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MongoDB Ops Manager

Installation Checklist

On this page

  • Topology Decisions
  • Security Decisions
  • Backup Decisions

You must make several decisions based on the content of this page before you install Ops Manager. During the installation process, you will make choices based on these decisions.

To install Ops Manager:

  1. Read the Ops Manager Overview.

  2. Plan your installation according to the questions on this page.

  3. Provision servers that meet the Ops Manager System Requirements.


    Potential for Production Failure

    Your Ops Manager instance can fail in production if you fail to configure the following:

    • Ops Manager hosts per the Ops Manager System Requirements.

    • MongoDB hosts per the Production Notes in the MongoDB manual. MongoDB instances in Ops Manager include:

      • The Ops Manager Application Database,

      • Each blockstore.

      • Each Ops Manager Backup Daemon head database. This only applies to FCV 4.0 and earlier. FCV 4.2 and later do not use head databases for backups.

  4. Install the Application Database and optional Backup Database.

  5. Install Ops Manager.


    To install a simple evaluation deployment on a single server, see Install a Simple Test Ops Manager Installation.

The topology you choose for your deployment affects the redundancy and availability of both your metadata and snapshots, and the availability of the Ops Manager Application.

Ops Manager stores application metadata and snapshots in the Ops Manager Application Database and Backup Database respectively. To provide data redundancy, run each database as a three-member replica set on multiple servers.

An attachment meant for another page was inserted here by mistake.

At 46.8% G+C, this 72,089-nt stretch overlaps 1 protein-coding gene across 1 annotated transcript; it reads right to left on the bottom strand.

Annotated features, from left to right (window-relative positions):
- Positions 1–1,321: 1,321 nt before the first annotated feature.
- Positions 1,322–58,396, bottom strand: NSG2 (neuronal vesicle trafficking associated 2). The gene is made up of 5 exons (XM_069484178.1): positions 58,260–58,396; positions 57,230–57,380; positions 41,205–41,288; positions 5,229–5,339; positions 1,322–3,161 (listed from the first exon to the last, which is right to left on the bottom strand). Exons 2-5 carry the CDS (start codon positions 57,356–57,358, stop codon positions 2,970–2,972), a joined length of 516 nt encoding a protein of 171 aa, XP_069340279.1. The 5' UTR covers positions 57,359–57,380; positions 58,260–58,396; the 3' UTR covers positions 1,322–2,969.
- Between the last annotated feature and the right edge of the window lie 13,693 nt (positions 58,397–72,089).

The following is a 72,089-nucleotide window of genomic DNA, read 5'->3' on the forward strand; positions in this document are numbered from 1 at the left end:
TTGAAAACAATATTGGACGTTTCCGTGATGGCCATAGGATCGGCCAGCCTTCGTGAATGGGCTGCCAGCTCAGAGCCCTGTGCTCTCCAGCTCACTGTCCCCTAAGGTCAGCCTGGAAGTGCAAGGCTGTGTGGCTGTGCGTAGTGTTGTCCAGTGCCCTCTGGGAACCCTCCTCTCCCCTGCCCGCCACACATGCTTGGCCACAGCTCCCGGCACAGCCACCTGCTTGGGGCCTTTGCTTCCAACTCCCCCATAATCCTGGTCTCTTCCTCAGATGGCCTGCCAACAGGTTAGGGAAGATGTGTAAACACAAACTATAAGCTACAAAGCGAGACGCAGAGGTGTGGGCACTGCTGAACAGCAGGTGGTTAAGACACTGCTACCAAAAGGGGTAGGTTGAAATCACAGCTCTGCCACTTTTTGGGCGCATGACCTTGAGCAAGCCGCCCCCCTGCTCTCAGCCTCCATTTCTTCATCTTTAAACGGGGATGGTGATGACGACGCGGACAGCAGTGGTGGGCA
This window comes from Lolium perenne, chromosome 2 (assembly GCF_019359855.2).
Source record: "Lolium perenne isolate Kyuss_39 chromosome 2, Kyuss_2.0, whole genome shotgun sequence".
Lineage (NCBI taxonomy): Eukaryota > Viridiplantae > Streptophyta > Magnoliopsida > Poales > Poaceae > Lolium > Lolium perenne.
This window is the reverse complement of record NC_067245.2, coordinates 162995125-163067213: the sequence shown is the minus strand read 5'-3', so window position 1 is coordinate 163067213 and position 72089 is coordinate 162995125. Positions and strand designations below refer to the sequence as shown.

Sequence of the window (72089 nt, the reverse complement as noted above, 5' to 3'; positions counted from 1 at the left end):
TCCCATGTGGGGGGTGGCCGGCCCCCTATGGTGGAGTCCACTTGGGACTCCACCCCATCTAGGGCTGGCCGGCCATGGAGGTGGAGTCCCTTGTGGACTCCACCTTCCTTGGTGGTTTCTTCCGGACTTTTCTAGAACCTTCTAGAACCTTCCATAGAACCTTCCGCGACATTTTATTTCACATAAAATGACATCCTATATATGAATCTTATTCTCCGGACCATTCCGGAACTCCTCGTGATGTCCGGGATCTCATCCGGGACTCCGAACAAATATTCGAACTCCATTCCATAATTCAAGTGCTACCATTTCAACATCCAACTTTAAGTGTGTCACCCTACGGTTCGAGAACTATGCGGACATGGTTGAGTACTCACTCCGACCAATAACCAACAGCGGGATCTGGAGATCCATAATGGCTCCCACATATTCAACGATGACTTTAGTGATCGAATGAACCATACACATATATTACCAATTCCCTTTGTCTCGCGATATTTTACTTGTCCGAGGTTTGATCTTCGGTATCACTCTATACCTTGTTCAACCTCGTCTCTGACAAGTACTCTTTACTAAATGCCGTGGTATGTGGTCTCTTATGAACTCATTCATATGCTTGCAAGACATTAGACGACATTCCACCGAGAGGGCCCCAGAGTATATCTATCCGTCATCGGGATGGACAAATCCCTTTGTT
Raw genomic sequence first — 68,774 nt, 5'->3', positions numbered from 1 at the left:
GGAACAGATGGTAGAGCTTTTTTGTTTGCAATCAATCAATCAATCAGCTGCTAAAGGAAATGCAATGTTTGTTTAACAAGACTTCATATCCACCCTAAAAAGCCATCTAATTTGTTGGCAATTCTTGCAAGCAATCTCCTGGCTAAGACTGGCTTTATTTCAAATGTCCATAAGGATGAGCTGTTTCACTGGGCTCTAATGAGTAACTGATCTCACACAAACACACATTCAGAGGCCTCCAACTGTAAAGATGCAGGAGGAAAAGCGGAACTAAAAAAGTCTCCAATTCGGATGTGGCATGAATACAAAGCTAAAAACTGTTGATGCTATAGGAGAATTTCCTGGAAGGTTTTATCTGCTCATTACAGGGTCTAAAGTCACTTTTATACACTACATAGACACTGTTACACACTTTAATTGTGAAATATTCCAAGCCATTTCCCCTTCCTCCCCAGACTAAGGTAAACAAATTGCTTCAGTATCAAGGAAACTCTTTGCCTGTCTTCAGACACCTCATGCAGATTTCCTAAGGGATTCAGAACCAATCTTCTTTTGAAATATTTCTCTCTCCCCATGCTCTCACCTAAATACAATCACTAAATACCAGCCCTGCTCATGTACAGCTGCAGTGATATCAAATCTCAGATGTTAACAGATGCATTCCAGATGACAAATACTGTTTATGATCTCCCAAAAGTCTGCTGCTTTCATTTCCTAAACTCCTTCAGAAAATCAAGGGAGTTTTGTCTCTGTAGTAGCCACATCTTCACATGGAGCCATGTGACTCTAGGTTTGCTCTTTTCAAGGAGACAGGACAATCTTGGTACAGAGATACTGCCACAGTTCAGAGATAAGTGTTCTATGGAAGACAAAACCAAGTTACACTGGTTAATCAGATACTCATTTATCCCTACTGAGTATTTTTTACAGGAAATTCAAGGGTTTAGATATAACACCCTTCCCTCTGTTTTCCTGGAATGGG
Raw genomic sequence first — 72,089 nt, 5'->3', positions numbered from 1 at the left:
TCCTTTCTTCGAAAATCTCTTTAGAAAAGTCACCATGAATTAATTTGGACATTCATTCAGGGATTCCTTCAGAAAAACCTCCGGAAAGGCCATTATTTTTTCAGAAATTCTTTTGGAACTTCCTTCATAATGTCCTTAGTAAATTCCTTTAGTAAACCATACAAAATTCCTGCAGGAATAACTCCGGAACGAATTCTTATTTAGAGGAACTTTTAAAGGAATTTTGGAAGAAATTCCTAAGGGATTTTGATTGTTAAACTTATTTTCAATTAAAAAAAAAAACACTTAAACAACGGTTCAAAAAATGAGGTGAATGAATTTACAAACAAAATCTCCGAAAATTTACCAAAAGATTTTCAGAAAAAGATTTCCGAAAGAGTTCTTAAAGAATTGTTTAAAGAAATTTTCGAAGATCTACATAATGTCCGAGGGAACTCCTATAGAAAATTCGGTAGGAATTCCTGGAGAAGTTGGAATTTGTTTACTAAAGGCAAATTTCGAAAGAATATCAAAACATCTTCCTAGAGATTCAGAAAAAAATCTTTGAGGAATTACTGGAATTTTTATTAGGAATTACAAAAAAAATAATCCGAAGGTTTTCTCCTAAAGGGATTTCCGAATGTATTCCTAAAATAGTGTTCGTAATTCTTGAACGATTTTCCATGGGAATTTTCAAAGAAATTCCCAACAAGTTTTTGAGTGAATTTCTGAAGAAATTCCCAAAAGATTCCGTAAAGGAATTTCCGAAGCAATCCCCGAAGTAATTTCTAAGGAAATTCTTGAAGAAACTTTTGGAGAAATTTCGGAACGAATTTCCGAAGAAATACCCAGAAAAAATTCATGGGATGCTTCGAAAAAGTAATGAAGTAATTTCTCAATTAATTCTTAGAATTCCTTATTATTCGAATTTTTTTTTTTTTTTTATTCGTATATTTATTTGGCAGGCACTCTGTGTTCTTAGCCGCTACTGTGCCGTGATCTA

To provide high availability for write operations to the databases, set up each replica set so that all three members hold data. This way, if a member is unreachable the replica set can still write data. Ops Manager uses w:2 write concern, which requires acknowledgement from the primary and one secondary for each write operation.

To provide high availability for the Ops Manager Application, run at least two instances of the application and use a load balancer. A load balancer placed in front of the Ops Manager Application must not return cached content. For more information, see Configure a Highly Available Ops Manager Application.

The following tables describe the pros and cons for different topologies.

This deployment runs on one server and has no data-redundancy. If you lose the server, you must start over from scratch.

Needs only needs one server.
If you lose the server, you lose everything: users and projects, metadata, backups, automation configurations, stored monitoring metrics, etc.

This install requires at least three servers. The replica sets for the Ops Manager Application Database and the Backup Database each comprise at least three data-bearing members. This requires sufficient storage and memory.

You can lose a member of the Ops Manager Application Database or Backup Database and still maintain Ops Manager availability. No Ops Manager functionality is lost while the member is down.